'Harry Potter' real-world appeal: quidditch leagues and rock cake recipes
The parallel universe of the Harry Potter books has launched real-life offshoots: A quidditch league is among the most visible, but the books' values are inspiring many others.
(Page 2 of 2)
A cheeky mix of dodgeball, flag football, lacrosse, rugby, and basketball, real-world quidditch will survive well beyond its origins as a gimmicky homage to a beloved book, Mr. Benepe says. “We have plenty of players now who may or may not read the Harry Potter books,” he says, but that doesn’t matter. "What does," he says, "is that something that has been an essential part of the way we grew up has inspired us to create something new in the real world."Skip to next paragraph
In Pictures Harry Potter through the years
Subscribe Today to the Monitor
This response goes to the very heart of Ms. Rowling's books, says Emily Strand, who teaches at the the University of Dayton and has written about the parallels between Harry Potter and Christianity. “The most important lesson in the book is the power of love,” she points out. This is expressed in such loving gestures as self-sacrifice and valuing human rights – all issues the Potter characters passionately engage with, she says.
It is completely natural for this to find expression in real-world actions, Ms. Strand adds. Famous among her students for dying her hair in accord with liturgical seasons, playing in a rock band, and throwing Harry Potter-themed parties, she says that the books have inspired her to cook.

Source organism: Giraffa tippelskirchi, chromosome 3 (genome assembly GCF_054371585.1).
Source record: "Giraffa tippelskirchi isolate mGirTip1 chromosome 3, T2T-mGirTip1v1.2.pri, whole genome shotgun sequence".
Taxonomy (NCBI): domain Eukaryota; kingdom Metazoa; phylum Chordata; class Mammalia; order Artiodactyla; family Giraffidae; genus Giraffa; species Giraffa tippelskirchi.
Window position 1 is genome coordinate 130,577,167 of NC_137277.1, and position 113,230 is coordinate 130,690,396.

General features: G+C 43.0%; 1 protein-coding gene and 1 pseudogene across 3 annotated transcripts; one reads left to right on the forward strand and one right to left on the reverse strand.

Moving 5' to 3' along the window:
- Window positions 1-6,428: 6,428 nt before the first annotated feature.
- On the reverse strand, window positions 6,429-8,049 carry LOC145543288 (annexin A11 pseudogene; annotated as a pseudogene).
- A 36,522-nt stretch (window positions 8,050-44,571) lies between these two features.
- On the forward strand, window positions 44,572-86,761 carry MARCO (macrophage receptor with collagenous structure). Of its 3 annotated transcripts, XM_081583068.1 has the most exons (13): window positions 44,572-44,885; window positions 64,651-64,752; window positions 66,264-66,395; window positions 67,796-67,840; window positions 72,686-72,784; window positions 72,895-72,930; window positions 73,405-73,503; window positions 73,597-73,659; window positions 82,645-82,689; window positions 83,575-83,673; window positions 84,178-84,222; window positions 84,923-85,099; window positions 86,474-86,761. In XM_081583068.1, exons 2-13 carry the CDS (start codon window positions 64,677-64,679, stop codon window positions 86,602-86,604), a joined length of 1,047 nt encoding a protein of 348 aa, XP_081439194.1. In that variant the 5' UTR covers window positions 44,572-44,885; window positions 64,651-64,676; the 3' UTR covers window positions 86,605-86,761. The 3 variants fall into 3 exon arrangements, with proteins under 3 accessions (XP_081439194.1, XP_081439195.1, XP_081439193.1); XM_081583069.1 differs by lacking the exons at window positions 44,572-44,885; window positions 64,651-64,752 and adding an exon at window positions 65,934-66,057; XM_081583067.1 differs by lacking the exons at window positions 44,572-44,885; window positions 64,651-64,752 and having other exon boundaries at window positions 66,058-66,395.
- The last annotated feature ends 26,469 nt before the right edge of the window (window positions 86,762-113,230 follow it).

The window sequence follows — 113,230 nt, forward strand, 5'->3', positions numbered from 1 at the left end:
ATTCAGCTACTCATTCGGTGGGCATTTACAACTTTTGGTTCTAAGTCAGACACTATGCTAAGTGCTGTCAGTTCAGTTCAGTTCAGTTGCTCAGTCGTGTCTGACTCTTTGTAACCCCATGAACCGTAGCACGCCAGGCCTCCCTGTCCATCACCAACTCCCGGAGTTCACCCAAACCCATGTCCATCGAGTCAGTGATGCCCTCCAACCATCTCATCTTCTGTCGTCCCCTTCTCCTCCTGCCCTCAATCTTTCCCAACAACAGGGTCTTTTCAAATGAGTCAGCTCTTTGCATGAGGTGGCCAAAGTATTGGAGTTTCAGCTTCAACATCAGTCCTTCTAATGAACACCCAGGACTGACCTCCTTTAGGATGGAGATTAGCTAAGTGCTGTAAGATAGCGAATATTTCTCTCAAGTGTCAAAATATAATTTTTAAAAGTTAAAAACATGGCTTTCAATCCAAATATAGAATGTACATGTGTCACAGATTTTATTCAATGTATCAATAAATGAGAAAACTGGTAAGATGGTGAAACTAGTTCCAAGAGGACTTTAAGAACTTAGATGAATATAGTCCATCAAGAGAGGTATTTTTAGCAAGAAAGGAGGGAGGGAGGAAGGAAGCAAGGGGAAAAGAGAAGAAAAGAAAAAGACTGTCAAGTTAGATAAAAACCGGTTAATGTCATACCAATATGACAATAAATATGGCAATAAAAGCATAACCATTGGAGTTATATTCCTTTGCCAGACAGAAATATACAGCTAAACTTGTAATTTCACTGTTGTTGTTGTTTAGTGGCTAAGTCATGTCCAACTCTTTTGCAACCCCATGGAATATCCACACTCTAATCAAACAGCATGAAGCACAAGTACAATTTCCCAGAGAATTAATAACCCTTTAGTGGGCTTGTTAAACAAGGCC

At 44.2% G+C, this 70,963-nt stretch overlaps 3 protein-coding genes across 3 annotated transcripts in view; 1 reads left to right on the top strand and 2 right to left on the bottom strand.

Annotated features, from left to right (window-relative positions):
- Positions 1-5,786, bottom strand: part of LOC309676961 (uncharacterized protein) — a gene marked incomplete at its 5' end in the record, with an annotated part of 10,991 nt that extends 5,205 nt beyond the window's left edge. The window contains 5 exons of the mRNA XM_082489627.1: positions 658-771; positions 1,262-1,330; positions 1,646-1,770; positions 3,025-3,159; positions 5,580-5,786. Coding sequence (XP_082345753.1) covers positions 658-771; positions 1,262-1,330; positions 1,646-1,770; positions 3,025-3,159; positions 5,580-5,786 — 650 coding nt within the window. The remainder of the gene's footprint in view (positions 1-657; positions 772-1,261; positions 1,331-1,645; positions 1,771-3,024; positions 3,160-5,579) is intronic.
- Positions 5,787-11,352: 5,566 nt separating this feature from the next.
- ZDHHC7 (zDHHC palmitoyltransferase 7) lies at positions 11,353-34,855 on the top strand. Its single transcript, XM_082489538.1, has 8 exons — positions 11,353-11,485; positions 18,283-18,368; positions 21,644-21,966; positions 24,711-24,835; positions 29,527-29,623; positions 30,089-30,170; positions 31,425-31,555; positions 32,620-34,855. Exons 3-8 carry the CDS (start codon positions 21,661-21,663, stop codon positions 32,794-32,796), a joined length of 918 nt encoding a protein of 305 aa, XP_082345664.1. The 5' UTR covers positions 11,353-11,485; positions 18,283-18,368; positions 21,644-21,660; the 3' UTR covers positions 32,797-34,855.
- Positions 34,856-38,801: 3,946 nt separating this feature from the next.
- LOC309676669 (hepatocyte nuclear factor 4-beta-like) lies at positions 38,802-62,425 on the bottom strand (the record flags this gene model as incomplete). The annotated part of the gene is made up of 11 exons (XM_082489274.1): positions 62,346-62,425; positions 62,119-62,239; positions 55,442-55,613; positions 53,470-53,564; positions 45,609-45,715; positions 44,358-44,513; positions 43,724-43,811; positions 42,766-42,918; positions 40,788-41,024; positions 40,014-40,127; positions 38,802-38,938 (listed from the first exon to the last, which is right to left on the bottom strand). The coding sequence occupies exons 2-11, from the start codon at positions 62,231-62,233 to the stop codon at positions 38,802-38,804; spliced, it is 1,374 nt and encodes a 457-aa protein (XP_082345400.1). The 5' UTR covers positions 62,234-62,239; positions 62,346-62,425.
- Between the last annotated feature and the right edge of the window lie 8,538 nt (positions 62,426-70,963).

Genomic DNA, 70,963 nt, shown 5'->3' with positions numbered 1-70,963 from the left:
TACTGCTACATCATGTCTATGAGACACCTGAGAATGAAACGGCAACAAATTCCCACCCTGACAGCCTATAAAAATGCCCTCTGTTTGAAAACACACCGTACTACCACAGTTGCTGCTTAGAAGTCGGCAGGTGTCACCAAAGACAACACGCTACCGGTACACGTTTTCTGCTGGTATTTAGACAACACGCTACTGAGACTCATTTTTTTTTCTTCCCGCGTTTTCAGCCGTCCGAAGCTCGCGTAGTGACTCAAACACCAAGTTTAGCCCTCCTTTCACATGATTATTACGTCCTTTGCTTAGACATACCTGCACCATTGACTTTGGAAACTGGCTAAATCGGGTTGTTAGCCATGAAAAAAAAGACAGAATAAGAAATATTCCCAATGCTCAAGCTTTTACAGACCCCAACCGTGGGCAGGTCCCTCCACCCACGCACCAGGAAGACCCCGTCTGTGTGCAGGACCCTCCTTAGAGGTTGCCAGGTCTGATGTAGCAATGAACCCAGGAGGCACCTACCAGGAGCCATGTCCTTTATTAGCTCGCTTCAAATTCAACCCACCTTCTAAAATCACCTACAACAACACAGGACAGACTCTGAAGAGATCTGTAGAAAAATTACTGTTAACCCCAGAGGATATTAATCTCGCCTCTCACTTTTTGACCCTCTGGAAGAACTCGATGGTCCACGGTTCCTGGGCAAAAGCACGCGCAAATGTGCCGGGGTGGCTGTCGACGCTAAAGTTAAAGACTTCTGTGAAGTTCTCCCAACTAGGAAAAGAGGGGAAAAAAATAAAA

“It’s been very hard to find a good recipe for pumpkin pasties,” she says, but adds with a laugh that a friend recently sent her a recipe for edible rock cakes, “something Hagrid never seemed to be able to do,” referring to the half-giant, half-wizard gamekeeper in the books.
The fact that college students are playing the broom-based game of quidditch, unlikely people are trying their hands at fiction, and fans are thrilled by the Wizarding World of Harry Potter at Universal's Islands of Adventure doesn’t surprise Greg Garrett, a professor of English at Baylor University and author of the recently released book “One Fine Potion: The Literary Magic of Harry Potter.”
“All that is about more than fun,” he says via e-mail.
“The universal – and ageless – appeal of Harry Potter suggests that people who consume the Potter story are gaining real comfort and wisdom from it,” he says. A fan community this large and this dedicated doesn't develop around simple entertainment, he adds, although people are certainly being entertained. "Fans who return to Harry's world over and over again identify with the characters and their struggles, and as with all great stories, they're simultaneously inspired and moved as well as entertained.”